{¶5} "The primary duty of a public office when it has received a public-records request is to promptly provide any responsive records within a reasonable amount of time and when a records request is denied, to inform the requester of that denial and provide the reasons for that denial. R.C. 149.43(B)(1) and (3)." State ex rel. Cordell v. Paden, 156 Ohio St.3d 394, 2019-Ohio-1216, 128 N.E.3d 179, ¶ 11. Timeliness is important because "[w]hen records are available for public inspection and copying is often as important as what records are available." (Emphasis sic.) (Citations omitted.) State ex rel. Consumer News Servs. v. Worthington City Bd. of Educ., 97 Ohio St.3d 58, 2002-Ohio-5311, 776 N.E.2d 82, ¶ 34. This is often significant for media reporters. Id. at ¶ 45. Whether a public office has complied with its duty to respond within a "reasonable period of time" is evaluated based on the pertinent facts and circumstances of each case. State ex rel. Kesterson v. Kent State Univ., 156 Ohio St.3d 22, 2018-Ohio-5110, 123 N.E.3d 895, ¶ 19-20, 26-27. The requester bears the burden of demonstrating that the public office's response was unreasonably delayed. Cordell at 12.

{¶6} The Board asks the court to dismiss the claim that it violated the requirement of R.C. 149.43(B)(1) to provide copies of public records "within a reasonable period of time." However, the Board admits that it did not respond to the request from November 20, 2018 until March 5, 2019. (Response at 3; Complaint, Greiner Aff. - Exh. B.) The only explanation offered is: "The Respondent misplaced the request and completely forgot that it was made." (Response at 12.) This statement amounts to an admission of negligence rather than support for a legal defense. I find that the absence of any response for three and a half months, without justification, constituted a violation of the timely response requirement in R.C. 149.43(B)(1). Cordell at ¶ 13-14; State ex rel. DiFranco v. S. Euclid, 138 Ohio St.3d 367, 2014-Ohio-538, 7 N.E.3d 1136, ¶ 20-21 (two months without any response constituted unreasonable delay). Moreover, the Board's initial delay had the follow-on effect of delaying the later partial production of redacted records (on May 17, 2019) far beyond a reasonable period of time. (Response at 3-4.) This constituted a further violation of both R.C. 149.43(B)(1) and (B)(7).

{¶7} Public offices are required to organize their offices and employ their staff in such a way as to be able to make records available when requested. R.C. 149.43(B)(2);1 State ex rel. Toledo Blade Co. v. Seneca Cty. Bd. of Commrs., 120 Ohio St.3d 372, 2008-Ohio-6253, 899 N.E.2d 961, ¶ 36; State ex rel. Beacon Journal Pub. Co. v. Andrews, 48 Ohio St.2d 283, 289, 2 Ohio Op.3d 434, 358 N.E.2d 565 (1976). The statutory requirement of organization implies capable administrative management of receipt, logging, processing, and response for public records requests. The Board cites no case precedent accepting inadvertence or neglect is a valid defense to an untimely response. The Supreme Court routinely rejects similar excuses for delay such as scarce resources, expense, time involved, or interference with other duties. State ex rel. Wadd v. Cleveland, 81 Ohio St.3d 50, 53-54, 689 N.E.2d 25 (1998); Toledo Blade v. Seneca Cty. Bd. of Commrs. at ¶ 36; Beacon Journal v. Andrews at 289. In State ex rel.Hogan Lovells U.S., L.L.P. v. Dept. of Rehab. & Corr., 156 Ohio St.3d 56, 2018-Ohio-5133, 123 N.E.3d 928, the respondent alleged "that its failure to respond in a timely manner to the request was inadvertent and unintentional." Id. at ¶ 31. The Supreme Court declined to allow "inadvertence" to excuse respondent's violation of its obligation to timely respond. Id. at ¶ 31-33, 43-45. I find that the Board's delay of more than three months in making any response to the written request was not excused by its own misplacement and forgetfulness.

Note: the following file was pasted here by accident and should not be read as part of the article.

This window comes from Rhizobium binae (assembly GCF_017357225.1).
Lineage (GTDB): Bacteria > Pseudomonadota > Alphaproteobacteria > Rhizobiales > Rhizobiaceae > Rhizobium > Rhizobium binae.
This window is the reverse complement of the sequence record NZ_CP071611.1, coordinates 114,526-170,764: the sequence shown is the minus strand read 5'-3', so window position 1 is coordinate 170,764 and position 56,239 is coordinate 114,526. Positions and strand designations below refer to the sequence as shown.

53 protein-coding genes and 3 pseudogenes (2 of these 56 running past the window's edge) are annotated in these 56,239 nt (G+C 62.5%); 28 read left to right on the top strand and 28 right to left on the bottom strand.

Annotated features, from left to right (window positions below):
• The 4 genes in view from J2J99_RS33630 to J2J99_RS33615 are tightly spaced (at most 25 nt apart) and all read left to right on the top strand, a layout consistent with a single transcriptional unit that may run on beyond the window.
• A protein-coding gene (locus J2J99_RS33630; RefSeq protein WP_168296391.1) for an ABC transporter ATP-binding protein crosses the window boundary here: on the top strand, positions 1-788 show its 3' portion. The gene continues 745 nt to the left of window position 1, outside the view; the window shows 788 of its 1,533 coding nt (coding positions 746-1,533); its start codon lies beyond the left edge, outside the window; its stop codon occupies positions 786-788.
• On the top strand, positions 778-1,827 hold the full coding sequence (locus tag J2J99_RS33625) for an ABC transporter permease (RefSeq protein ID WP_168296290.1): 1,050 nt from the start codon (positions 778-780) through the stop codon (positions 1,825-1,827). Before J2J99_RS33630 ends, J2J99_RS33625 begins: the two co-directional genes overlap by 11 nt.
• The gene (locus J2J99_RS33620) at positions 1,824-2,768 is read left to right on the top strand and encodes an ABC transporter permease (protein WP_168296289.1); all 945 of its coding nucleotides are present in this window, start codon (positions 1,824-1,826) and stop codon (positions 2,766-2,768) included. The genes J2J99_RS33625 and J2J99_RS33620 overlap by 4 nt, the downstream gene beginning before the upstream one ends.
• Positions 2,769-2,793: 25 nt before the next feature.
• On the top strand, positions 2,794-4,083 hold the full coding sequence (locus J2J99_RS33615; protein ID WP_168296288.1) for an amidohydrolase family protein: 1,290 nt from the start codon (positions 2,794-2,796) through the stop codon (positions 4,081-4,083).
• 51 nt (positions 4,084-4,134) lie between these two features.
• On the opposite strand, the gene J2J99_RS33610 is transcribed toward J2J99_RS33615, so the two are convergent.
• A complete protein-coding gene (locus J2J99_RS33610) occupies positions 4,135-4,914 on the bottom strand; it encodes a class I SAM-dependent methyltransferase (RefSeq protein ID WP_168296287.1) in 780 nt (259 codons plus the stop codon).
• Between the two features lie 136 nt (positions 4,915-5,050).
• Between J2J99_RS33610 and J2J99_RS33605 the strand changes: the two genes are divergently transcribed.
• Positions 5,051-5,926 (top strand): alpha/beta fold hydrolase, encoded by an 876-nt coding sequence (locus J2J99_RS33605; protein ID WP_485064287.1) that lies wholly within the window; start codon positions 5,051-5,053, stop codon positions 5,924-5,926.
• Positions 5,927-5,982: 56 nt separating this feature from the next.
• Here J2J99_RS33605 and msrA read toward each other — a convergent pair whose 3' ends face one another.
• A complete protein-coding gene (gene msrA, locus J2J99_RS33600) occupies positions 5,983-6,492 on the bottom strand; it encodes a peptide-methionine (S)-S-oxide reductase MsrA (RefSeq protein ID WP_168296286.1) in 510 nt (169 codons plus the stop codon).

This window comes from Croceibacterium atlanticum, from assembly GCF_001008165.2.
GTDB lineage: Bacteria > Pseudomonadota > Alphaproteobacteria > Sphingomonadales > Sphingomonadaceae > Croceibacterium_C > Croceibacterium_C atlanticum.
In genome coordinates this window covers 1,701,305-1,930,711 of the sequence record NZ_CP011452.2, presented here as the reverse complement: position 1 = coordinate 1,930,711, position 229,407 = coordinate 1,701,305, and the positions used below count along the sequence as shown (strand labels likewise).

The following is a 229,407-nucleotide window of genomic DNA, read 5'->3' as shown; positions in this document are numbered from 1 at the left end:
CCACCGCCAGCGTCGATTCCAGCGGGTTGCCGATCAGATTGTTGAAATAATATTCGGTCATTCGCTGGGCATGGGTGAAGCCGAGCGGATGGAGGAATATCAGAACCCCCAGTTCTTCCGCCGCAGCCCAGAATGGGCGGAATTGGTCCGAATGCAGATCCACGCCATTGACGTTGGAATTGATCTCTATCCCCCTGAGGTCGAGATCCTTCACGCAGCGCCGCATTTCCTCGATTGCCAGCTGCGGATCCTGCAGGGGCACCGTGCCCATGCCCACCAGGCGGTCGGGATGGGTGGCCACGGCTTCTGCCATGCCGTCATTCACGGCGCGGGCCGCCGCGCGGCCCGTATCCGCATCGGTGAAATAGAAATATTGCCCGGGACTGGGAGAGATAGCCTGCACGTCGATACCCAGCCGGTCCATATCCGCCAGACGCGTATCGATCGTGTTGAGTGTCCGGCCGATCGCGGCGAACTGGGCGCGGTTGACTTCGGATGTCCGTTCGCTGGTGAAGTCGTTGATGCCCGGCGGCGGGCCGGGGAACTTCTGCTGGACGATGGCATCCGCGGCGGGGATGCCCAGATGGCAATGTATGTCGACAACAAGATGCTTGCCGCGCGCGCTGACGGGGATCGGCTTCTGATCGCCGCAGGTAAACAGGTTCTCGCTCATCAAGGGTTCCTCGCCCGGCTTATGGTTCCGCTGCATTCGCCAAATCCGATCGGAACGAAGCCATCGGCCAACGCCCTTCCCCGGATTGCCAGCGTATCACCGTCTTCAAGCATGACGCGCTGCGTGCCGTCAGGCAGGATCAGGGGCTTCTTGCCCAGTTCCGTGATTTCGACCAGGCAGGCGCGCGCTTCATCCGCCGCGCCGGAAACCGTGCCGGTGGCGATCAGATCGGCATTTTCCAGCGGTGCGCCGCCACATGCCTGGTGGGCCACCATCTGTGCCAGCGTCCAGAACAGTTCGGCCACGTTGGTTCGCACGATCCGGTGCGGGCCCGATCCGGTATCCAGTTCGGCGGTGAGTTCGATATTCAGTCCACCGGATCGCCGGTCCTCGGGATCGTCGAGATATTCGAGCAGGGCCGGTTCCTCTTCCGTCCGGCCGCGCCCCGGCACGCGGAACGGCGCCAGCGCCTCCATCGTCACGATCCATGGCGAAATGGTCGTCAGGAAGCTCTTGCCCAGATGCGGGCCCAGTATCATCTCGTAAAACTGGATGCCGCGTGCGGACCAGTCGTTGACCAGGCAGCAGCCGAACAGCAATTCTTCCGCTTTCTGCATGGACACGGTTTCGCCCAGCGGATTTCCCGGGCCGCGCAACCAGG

{¶8} The Board further argues as mitigation that when the Enquirer challenged its lengthy initial delay on February 28, 2020, it quickly reviewed the records and advised that the entire request was denied. However, this demonstrated ability to evaluate and deliver a response in six days only undermines the Board's assertion that three months was a reasonable period of time to respond. See Wadd at 53 (City's concession of its capabilities undermined the assertion that records were provided timely). Finally, the record evidences that the Board chose, at that time, to redact essentially all content other than header information from the communications - a minimally time-consuming task. Based on these facts and circumstances, I find that the Board failed to provide the requested records, or to inform Coolidge of denial, within a reasonable period of time after the request was made.

B. Drafts are Records

The Board states that the requested emails "contained draft documents exempt from disclosure." (Response at 7-9.) However, all documents that a public office uses to document its activities are "records" of the office, even if in preliminary or draft form. See, e.g., Kish v. Akron, 109 Ohio St.3d 162, 2006-Ohio-1244, 846 N.E.2d 811, ¶ 20; State ex rel. Calvary v. Upper Arlington, 89 Ohio St.3d 229, 232, 729 N.E.2d 1182 (2000); State ex rel. Post v. Schweikert, 38 Ohio St.3d 170, 172-173, 527 N.E.2d 1230 (1988). Specifically, there is no exemption or defense as "non-record" for draft proposals exchanged in the process of...